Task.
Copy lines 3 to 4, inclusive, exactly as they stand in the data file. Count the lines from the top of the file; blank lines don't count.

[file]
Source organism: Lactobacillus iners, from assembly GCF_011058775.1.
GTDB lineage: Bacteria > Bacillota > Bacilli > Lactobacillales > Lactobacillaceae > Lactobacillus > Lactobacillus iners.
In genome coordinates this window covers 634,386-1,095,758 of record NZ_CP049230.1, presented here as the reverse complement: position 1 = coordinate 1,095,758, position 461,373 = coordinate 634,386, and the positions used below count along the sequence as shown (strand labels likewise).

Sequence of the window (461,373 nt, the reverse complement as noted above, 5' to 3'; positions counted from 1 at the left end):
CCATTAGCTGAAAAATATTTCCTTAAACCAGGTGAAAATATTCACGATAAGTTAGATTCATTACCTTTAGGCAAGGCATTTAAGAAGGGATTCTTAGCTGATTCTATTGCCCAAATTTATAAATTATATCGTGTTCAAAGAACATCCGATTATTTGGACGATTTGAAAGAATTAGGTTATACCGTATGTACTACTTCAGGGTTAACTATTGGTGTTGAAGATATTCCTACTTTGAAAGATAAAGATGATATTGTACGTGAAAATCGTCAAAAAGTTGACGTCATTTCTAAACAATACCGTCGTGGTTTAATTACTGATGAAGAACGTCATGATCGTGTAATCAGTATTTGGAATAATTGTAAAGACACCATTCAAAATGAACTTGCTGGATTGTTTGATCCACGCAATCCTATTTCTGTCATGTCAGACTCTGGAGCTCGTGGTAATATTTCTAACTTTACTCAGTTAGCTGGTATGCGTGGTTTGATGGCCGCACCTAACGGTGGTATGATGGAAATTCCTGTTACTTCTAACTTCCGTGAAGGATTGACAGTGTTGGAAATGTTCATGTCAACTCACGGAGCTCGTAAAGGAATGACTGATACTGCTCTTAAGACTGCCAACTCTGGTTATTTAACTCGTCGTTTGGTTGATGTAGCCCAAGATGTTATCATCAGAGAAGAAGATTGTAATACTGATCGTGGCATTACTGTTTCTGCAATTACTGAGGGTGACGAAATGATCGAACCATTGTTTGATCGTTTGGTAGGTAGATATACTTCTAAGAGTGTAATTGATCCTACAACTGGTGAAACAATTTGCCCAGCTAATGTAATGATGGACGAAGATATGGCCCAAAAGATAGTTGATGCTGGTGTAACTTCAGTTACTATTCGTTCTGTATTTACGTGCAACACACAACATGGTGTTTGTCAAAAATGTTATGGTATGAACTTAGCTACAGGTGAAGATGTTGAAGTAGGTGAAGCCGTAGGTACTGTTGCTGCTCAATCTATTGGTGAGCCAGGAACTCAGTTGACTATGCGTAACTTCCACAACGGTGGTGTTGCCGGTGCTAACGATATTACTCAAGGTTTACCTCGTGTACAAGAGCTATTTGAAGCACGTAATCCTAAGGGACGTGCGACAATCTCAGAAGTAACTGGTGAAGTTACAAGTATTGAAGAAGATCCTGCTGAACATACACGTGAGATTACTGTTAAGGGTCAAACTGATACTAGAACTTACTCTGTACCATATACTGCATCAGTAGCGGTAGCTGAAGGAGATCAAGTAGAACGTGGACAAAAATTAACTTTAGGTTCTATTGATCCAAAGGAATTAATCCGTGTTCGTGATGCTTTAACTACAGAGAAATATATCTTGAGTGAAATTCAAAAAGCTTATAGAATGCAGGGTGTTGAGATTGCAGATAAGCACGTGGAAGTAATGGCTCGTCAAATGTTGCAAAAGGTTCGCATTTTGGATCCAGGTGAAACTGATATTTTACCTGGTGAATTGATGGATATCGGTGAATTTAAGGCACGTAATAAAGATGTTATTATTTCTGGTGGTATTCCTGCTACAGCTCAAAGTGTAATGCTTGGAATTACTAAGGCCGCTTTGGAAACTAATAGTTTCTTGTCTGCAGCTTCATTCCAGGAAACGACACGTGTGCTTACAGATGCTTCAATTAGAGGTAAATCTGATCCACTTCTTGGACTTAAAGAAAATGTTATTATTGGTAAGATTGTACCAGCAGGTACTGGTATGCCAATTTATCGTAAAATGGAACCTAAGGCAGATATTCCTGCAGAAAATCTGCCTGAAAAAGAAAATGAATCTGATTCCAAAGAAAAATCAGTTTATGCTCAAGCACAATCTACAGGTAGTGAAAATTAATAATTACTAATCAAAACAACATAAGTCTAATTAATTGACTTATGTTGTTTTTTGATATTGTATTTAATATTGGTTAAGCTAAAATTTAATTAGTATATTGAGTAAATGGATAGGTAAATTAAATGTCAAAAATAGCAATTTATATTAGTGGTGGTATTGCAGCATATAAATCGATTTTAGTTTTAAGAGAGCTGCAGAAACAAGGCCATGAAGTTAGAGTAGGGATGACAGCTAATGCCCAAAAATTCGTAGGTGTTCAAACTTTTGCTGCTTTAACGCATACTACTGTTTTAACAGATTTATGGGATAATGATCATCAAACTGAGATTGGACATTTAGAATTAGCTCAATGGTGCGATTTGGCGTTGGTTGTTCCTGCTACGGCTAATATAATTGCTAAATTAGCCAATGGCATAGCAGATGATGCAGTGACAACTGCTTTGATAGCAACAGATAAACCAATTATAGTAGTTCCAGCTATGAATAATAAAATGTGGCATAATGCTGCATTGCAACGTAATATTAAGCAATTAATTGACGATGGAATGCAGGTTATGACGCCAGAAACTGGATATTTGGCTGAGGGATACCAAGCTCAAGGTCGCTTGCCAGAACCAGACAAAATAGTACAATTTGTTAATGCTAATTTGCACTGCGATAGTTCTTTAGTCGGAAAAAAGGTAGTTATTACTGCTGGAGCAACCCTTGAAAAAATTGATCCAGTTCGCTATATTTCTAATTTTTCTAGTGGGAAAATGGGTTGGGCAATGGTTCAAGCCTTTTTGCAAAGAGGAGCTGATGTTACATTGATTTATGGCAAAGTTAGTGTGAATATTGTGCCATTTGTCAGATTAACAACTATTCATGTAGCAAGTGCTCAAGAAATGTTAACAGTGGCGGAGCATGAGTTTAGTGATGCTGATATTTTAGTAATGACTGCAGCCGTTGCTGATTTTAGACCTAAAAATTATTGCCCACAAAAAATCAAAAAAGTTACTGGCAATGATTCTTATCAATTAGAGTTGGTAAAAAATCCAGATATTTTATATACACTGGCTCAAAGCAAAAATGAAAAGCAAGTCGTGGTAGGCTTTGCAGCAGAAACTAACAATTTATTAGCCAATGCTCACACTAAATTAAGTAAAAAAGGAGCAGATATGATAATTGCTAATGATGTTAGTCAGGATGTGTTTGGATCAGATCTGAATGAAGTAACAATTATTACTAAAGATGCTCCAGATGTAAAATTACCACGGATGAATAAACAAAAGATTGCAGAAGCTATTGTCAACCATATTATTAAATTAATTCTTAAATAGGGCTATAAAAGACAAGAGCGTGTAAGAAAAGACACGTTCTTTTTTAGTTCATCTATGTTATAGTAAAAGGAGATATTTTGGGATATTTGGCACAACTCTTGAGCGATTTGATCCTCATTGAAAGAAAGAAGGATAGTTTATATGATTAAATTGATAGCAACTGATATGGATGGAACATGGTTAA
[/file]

In genome coordinates this window covers 634,386-1,095,758 of record NZ_CP049230.1, presented here as the reverse complement: position 1 = coordinate 1,095,758, position 461,373 = coordinate 634,386, and the positions used below count along the sequence as shown (strand labels likewise).

Sequence of the window (461,373 nt, the reverse complement as noted above, 5' to 3'; positions counted from 1 at the left end):